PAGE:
More than 200 Christians and Muslims gathered Monday in North Arlington to listen to a man who has tried to bring those two faiths together half a world away — and has been punished for it.
They sat together in the social hall of the Rock Spring Congregational United Church of Christ to hear by President Bashar al-Assad's regime.
The Rev. Paolo Dall'Oglio, an Italian Jesuit, said he was removed from that country for speaking publicly against the government and for his own attempts at pulling people of different faiths and cultures together.
Father Paolo spoke about the diverse population and belief systems in Sryia and his ideas on how that country can peacefully transition to a democratic state.
"We are anguished today in Syria," he said. "The revolution is winning on the ground with enormous suffering. I have seen this with my eyes."
In April, United Nations special emissary Kofi Annan praised the deployment of 300 monitors to help control the increasingly violent revolution against Assad's regime.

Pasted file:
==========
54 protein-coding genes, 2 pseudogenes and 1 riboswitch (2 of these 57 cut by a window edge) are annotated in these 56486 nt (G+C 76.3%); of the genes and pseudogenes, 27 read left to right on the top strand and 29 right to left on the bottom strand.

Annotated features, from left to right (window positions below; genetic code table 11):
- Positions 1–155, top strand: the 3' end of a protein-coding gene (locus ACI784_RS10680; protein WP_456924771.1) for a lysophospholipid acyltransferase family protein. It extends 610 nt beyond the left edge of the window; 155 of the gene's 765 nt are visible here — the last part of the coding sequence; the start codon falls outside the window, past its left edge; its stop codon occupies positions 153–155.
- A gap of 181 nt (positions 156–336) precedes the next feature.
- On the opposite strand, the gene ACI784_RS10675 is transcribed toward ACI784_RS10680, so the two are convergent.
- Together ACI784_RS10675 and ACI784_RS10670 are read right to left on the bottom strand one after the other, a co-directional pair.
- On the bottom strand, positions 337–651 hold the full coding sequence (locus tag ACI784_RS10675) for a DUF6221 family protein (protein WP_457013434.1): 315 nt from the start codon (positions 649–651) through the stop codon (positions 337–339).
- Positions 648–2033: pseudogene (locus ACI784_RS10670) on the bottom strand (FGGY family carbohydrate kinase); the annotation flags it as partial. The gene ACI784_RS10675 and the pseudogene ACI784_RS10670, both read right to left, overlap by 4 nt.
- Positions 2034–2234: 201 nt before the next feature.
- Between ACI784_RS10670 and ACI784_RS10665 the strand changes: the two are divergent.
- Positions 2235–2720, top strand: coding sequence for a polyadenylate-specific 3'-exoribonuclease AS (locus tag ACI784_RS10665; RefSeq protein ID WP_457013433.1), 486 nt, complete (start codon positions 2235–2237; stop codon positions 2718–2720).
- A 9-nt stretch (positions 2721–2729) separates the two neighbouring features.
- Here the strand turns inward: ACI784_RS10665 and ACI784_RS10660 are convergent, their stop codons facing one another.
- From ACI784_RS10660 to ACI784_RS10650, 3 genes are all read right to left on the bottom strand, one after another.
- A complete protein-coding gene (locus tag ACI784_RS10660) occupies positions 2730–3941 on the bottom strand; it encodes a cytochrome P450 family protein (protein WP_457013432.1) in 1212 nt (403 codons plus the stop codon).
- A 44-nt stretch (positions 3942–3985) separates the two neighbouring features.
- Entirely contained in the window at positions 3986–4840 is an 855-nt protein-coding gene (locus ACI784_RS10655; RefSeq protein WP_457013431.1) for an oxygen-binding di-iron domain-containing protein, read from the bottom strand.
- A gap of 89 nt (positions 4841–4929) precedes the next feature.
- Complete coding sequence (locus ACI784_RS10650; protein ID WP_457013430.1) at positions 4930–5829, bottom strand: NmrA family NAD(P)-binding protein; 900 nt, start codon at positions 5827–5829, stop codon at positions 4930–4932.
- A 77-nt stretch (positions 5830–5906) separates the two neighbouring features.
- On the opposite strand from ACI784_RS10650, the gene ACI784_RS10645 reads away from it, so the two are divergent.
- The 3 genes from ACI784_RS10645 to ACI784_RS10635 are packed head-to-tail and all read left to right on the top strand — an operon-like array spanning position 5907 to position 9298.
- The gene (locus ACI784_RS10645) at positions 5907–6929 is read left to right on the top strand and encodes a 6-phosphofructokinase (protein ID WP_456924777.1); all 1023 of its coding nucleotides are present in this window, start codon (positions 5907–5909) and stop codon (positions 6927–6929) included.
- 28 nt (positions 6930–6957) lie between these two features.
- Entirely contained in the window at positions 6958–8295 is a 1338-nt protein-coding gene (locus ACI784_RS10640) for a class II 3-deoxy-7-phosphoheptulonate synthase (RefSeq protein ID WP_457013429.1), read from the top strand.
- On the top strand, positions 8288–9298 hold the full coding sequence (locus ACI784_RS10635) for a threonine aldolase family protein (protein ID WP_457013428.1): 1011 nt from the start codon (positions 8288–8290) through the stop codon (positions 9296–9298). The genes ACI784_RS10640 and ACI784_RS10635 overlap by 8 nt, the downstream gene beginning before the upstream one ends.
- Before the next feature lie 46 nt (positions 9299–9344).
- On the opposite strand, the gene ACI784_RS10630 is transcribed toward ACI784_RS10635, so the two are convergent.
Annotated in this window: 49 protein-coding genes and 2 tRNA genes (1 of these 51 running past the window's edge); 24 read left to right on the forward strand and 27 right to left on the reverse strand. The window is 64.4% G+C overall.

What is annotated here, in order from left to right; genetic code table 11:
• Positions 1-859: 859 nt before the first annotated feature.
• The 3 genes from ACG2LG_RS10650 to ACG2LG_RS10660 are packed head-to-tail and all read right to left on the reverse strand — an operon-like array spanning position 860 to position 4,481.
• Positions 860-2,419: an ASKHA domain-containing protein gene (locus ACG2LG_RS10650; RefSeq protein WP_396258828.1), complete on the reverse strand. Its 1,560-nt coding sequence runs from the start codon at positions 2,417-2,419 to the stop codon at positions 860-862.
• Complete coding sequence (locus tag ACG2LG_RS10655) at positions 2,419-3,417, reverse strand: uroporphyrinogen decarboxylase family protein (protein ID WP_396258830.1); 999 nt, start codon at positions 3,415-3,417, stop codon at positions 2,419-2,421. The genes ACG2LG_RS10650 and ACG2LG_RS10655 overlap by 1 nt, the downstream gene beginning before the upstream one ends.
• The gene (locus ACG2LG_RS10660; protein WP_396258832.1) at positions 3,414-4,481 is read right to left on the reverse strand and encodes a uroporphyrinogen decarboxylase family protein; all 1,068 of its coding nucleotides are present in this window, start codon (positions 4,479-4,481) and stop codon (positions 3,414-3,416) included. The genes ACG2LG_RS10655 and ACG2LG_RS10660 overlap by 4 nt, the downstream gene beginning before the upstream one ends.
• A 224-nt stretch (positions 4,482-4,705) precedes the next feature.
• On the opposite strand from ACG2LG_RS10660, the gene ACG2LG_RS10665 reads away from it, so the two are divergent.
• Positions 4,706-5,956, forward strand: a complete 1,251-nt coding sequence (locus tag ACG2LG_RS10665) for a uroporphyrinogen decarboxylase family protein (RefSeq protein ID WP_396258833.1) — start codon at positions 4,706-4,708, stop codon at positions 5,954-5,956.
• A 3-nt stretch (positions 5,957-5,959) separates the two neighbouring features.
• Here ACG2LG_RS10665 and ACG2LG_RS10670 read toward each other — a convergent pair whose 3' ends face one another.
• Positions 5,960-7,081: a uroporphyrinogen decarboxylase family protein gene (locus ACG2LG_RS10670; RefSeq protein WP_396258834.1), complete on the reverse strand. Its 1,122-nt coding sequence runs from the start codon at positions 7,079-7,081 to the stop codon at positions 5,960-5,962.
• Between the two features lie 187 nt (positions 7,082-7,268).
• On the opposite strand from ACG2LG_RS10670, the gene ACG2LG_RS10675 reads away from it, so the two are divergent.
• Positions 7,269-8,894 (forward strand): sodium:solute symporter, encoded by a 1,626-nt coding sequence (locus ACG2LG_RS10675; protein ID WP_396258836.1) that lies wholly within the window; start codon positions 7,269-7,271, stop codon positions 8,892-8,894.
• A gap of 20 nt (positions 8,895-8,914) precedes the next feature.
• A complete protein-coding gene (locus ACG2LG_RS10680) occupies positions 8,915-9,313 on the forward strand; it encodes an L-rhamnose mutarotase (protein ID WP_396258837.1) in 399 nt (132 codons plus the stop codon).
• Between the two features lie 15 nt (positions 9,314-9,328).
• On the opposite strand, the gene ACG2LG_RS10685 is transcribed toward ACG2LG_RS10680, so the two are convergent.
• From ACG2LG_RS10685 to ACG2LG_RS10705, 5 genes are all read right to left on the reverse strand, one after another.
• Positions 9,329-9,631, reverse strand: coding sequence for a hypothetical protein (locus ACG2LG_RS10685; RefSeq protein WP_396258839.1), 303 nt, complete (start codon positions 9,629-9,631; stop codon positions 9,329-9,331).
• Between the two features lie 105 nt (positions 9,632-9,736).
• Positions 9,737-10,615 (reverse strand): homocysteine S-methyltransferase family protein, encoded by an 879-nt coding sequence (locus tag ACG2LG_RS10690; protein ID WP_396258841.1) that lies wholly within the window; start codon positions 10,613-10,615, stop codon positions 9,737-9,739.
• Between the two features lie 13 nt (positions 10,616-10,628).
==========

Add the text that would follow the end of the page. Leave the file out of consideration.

Father Paolo said the country needs 30,000.
"The people asking for freedom and democracy have been tortured, jailed and kicked out of the country," he said. "We have to bring back power to those who have been put aside by the violence of the regime. We need more politicians. We need more discussion. We need more democracy on the ground, on the grass level. For this, we need the help of the international community. Otherwise, only the weapons will dictate the destiny of my country."
Mahmoud Khattab, chairman of the Syrian American Council, said the United States needs to assume a more forceful leadership role.
"Americans are human beings," Khattab said. "Every single human being should care what's going on in Syria... Unless the United States moves, things will get messy. The whole world is wating for the leadership of the United States."
An offering was collected for the Syrian Sunrise Foundation, a nonprofit that makes donations to families, orphans and widows in need of humanitarian aid in Syria.